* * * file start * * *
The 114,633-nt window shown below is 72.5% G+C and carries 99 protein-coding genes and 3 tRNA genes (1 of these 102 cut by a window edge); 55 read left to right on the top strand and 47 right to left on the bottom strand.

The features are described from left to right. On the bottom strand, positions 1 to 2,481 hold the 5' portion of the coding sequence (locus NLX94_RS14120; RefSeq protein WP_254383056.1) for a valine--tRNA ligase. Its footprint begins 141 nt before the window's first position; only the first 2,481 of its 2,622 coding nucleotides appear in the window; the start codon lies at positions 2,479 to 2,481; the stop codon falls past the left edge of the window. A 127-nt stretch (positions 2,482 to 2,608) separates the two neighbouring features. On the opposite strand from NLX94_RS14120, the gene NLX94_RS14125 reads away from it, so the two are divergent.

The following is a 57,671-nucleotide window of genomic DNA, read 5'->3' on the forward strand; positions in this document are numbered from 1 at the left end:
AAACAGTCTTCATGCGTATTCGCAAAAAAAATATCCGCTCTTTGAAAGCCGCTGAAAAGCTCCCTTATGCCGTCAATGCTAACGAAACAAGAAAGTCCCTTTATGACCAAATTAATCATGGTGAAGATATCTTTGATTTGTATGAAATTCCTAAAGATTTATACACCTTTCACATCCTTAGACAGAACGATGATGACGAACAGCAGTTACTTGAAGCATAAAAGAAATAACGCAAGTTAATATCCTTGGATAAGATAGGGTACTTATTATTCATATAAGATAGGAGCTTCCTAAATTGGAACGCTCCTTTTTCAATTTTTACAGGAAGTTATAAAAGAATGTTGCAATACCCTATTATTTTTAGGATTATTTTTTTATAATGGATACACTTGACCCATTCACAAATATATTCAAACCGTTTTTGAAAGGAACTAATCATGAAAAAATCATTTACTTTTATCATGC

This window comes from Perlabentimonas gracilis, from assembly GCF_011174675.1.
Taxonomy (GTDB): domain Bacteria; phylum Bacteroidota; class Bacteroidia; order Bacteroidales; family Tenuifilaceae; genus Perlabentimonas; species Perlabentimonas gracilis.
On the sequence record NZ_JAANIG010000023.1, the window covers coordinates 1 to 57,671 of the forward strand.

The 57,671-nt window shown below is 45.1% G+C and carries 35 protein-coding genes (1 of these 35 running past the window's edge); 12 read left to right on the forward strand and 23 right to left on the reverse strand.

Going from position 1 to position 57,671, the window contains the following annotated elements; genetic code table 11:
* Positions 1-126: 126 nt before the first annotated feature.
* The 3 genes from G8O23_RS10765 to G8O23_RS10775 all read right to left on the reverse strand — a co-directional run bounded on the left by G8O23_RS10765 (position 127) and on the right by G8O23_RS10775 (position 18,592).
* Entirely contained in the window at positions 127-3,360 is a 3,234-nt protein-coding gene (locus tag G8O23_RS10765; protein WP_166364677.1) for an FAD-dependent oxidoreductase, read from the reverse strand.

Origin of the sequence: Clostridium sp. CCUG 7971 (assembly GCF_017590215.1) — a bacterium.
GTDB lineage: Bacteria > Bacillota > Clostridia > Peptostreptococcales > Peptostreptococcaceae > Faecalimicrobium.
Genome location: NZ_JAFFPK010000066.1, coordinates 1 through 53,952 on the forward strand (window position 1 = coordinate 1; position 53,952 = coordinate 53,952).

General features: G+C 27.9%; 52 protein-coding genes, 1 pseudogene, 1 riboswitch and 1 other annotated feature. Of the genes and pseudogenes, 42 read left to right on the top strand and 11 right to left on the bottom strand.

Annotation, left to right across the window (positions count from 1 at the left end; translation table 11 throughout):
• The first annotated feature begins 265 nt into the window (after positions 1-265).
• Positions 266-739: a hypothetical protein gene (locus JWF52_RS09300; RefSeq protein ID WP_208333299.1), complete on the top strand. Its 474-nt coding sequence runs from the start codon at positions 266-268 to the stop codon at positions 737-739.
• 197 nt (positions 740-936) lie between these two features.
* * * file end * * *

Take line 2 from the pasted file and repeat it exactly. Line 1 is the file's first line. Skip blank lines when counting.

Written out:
The features are described from left to right. On the bottom strand, positions 1 to 2,481 hold the 5' portion of the coding sequence (locus NLX94_RS14120; RefSeq protein WP_254383056.1) for a valine--tRNA ligase. Its footprint begins 141 nt before the window's first position; only the first 2,481 of its 2,622 coding nucleotides appear in the window; the start codon lies at positions 2,479 to 2,481; the stop codon falls past the left edge of the window. A 127-nt stretch (positions 2,482 to 2,608) separates the two neighbouring features. On the opposite strand from NLX94_RS14120, the gene NLX94_RS14125 reads away from it, so the two are divergent.